LORD B Ah,Daphne Milton. I do believe I know that name. . In what line of business does your family operate?
GILES Oil, father... I was just trying to convince Daphne that....
LORD B Ah, the oil people-of course- Fancy my forgetting that... and when are the happy couple to be wed?
GILES(Angrily) You're pushing things a bit, aren't you, father. We're only engaged, you know.
DAPHNE Oh,Giles.That's not what you told me.You said we could possibly be married before the year is out..
LORD B (His eyes light up.) And the sooner the better for all concerned.That's what I say.Your mother and I don't believe in long engagements. So your father's the oil tycoon, eh?
DAPHNE It is indeed most kind of you, Lord Bertram, to allow me the hospitality of such a wonderful house.
LORD B Oh, come, come m'dear.You are a member of the family now and shall be treated as such.What's a little sharing among a family.
DAPHNE : But to be given the freedom of a house with such a historical pedigree! My family has nothing to offer in comparison. (Looking around her in wonder) So William the Conqueror actually lived here!
GILES (In an angry outburst): For the last time,William the Conqueror did not live here!
DAPHNE .. What? .... You mean he did not live here!
DAPHNE(Angry and disappointed) You mean you have been deceiving me, Giles Bertram.
LORD B No, you misunderstand my son, m'dear. Of course it's easy to see how the confusion arose .... William did not actually live here.. .... in this part of the building- William inhabited the remaining buildings in the west wing.
GILES: What?.... It's a conspiracy, that's what it is!
(ENTER LADY B Stage right.)
LADY B Goodness, Henry. I've never seen so many visitors in one house at the same time.
LORD B: Ah, Gladys. Allow me to introduce you to Daphne Milton, Giles's fiancee.
LADY B Oh, this is indeed a surprise. How do you do, Daphne?- and Giles- but why didn't you tell me they were here, Henry? I m ever so sorry I wasn't here to welcome you, Daphne.I had to see to our visitors.
LADY B Yes, my dear. Has n't Lord Bertram told you? We have opened our home to the public.
LORD B Daphne's father is Milton, the oil tycoon, m'dear. You know, the millionaire!
DAPHNE (Disgusted) Am I to believe then, Lady Bertram, that you have actually opened your home to the ... public?
LADY B Yes.
LORD B: It is true, Daphne, but it is not quite as you may think.
LADY B But, Henry....
LORD B I am quite sure that Lady Bertram would agree with me, without any shadow of a doubt, that any money we happen to make, will go to some well-deserving charity.
LADY B That's the first I've...
DAPHNE Oh, of course- You have no need to explain your action. I quite understand. Beautiful paintings are to be exhibited and admired, not locked away in dark cupboards. Especially paintings with royal connections.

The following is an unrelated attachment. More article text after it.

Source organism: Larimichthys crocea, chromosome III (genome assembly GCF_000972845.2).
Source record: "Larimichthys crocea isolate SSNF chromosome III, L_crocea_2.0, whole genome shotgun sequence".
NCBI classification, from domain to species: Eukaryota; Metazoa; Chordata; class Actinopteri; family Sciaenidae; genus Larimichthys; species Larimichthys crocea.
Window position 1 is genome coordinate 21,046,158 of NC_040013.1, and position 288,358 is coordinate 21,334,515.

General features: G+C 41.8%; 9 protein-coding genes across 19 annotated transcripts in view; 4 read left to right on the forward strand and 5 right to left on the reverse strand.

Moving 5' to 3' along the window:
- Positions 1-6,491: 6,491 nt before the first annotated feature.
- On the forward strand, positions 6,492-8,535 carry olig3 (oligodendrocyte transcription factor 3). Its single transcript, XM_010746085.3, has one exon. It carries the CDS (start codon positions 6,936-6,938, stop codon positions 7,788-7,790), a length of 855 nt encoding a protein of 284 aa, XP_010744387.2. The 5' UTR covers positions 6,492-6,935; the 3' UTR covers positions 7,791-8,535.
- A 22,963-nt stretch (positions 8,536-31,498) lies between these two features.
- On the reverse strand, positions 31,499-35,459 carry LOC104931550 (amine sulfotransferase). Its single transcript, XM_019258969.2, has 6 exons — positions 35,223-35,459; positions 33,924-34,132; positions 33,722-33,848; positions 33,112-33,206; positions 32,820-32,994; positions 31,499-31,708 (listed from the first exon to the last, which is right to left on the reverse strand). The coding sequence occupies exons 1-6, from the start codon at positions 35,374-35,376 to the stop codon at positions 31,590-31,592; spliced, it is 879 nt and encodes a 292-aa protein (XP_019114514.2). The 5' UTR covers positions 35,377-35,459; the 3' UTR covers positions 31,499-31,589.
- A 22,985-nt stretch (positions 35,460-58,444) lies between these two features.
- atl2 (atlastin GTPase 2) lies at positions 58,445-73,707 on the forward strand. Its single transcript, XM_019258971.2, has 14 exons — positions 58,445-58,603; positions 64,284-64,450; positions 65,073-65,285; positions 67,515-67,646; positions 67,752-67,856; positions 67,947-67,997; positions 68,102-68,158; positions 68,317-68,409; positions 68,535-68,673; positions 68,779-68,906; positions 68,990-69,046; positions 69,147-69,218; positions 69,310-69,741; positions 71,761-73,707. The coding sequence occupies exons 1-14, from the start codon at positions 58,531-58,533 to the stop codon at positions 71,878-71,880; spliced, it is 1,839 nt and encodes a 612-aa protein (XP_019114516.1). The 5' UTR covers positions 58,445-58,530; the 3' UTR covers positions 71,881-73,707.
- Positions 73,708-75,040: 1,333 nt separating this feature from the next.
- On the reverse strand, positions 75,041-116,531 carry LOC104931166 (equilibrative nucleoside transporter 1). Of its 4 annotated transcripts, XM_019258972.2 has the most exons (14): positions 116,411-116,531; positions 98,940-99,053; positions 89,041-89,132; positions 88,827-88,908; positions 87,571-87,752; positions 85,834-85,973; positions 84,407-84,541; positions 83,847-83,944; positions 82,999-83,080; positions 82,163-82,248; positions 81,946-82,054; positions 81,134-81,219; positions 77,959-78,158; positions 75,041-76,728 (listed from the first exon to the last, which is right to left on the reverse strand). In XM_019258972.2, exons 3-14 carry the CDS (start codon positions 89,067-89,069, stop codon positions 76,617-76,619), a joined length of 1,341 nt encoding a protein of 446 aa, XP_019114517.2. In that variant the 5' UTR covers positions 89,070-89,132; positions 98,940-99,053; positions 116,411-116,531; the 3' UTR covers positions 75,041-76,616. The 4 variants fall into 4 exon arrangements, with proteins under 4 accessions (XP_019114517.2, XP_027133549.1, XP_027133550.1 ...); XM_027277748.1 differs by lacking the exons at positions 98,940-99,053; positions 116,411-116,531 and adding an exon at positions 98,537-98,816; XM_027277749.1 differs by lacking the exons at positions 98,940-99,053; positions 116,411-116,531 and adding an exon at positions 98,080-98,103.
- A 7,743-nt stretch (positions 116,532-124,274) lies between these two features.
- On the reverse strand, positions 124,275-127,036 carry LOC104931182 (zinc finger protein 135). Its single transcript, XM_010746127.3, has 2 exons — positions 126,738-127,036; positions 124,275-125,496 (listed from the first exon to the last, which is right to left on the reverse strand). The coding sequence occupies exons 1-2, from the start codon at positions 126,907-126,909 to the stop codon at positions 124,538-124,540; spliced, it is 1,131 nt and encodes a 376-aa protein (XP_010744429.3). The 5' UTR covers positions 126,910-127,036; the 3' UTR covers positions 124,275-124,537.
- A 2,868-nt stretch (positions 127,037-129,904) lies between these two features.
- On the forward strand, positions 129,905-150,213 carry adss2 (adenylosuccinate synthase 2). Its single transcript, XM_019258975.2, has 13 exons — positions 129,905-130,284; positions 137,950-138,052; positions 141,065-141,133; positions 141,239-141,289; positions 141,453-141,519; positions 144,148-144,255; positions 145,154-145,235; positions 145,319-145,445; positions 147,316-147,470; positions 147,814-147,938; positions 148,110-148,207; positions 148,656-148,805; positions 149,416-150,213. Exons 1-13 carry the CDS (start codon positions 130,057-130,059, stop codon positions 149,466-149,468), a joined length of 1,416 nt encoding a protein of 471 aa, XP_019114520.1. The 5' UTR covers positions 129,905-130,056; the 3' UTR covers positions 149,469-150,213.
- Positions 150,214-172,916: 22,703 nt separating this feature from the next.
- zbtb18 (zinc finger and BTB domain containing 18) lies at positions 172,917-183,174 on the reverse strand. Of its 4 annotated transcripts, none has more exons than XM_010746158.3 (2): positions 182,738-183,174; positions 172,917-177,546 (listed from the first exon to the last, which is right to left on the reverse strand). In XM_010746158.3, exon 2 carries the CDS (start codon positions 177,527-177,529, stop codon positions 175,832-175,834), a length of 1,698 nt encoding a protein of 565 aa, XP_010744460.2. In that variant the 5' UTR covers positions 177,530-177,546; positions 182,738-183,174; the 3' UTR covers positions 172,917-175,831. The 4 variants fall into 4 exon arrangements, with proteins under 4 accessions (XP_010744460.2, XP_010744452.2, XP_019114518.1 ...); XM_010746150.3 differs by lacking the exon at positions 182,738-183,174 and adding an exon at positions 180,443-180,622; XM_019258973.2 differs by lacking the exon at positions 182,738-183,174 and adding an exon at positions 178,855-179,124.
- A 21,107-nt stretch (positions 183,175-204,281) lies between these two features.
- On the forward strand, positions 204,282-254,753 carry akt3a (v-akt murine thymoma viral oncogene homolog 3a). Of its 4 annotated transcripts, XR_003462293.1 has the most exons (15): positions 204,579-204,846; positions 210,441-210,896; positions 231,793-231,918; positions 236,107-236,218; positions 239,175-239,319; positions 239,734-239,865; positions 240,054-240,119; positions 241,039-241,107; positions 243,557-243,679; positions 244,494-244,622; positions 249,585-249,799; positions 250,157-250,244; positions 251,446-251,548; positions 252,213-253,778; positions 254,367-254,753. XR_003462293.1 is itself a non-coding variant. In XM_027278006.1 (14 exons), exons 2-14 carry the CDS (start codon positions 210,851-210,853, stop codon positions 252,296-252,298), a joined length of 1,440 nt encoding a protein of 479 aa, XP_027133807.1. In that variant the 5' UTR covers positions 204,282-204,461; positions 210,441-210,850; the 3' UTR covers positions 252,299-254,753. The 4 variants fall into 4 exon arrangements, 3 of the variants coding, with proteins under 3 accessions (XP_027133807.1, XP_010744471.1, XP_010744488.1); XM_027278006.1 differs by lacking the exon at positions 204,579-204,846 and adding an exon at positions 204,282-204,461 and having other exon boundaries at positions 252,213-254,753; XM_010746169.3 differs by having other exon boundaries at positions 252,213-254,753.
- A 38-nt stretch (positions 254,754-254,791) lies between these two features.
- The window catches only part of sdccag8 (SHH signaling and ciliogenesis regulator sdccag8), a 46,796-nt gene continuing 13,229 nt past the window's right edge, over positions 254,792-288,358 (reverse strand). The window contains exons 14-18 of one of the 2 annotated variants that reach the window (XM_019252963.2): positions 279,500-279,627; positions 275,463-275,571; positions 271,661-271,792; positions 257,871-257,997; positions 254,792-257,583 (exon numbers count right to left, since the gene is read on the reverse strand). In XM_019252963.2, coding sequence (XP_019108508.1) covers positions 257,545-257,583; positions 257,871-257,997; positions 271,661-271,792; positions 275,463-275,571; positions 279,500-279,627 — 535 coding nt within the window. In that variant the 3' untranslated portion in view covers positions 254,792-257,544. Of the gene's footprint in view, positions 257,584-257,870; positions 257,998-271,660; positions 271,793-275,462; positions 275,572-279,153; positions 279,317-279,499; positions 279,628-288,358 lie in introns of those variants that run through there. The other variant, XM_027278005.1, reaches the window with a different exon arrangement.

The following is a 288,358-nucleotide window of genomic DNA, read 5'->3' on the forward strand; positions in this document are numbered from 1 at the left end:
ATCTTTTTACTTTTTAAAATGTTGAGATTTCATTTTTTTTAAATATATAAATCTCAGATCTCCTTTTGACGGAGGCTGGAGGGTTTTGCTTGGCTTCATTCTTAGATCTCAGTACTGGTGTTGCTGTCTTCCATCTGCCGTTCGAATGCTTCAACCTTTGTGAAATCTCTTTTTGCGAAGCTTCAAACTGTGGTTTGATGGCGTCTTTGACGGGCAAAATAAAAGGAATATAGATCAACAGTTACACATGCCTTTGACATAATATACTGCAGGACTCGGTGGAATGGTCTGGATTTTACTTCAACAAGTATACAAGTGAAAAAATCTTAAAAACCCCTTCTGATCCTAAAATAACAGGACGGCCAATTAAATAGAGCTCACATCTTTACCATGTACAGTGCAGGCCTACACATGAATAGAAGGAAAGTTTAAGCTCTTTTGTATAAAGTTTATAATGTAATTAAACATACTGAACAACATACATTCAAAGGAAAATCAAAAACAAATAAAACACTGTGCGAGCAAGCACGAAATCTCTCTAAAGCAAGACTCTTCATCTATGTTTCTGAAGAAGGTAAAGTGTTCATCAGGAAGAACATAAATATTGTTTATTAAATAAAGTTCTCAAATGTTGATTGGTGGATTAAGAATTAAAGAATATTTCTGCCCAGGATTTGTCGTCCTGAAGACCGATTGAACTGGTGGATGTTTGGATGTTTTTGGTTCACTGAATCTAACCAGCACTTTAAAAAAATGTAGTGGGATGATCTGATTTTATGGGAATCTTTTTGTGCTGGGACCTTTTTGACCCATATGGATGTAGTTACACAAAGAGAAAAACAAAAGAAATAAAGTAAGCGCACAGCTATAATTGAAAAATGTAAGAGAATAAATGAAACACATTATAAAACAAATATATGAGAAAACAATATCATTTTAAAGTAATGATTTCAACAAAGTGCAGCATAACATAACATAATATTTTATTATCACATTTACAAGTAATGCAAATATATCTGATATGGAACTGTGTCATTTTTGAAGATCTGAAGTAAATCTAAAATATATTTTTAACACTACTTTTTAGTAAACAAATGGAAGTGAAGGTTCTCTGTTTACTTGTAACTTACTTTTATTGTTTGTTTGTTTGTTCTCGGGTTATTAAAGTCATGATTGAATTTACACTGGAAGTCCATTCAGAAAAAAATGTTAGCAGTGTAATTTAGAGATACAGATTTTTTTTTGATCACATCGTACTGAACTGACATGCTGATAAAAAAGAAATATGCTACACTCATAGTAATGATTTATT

LADY B Royal connections? Have we, Henry?.
LORD B Oh, my dear.You do amaze me at times.You see, Daphne, my wife and I get so accustomed to the fact that William lived here, that even we tend to forget the significance of the fact. (Slowly and emphatically, with a half-glare directed at her, as GILES looks on in exasperation. ) I am constantly having to remind my wife!
GILES (In a stormy outburst) All right, father- that's enough. I don't know what your game is and I don't know what you're trying to do to mother and Daphne, but I've had enough and I'm quite that mother and Daphne have had enough. (Rings) .....Stubbings! Stubbings!
LORD B But what is it, Giles? What's the matter? Forgive my son, my, dear. Must be the pressures of university life!
GILES That's enough, father. That's enough.
OLIVE You rang my lord.
GILES Yes, where's Stubbings? I must be going mad,completely and utterly stark, raving bonkers!
OLIVE Oh, Mister Stubbings 'as got other b'isness,my lord.
GILES All right,Olive.Will you show Miss Daphne to her room?
DAPHNE But I don't want to go to my room yet, Giles. I am interested in what your father has to say.
GILES (Leading her forcibly towards OLIVE) Go along with Olive now, Daphne.
EXIT DAPHNE and OLIVE
LADY B Oh, Henry.How could you do such a thing to Giles and Daphne.
You, his own father?
GILES I hope you're pleased with yourself, father.
LORD B It was meant for the best.
GILES: A likely story!
LORD B. Can't you see, I was trying to create a good impression.
GILES If you were, then you've got a funny way of going about it. In future, just keep quiet. That way you'll be helping me even more, all right? .... Now we've got that straight, I trust you will both forgive me if I disappear for a while whilst I make things up with Daphne.After that unhelpful little episode, it might well take all afternoon!
LORD B A right fool I made of myself. You must forgive me, m'dear. I meant Giles no harm.
LADY B I know that. Forget it ever happened. Something 'll turn up, you'll see.
LORD B I suppose you're right, m'dear.
LADY B In a few years time we will probably look back and laugh at the time we thought we were going to lose :Bertram Towers and the village.
OLIVE (Tearfully): I 'ave bin asked to inform yer graces, that the Bertram Sewing Machine Factory 'as folded into bankruptcy.
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Act One: Scene 2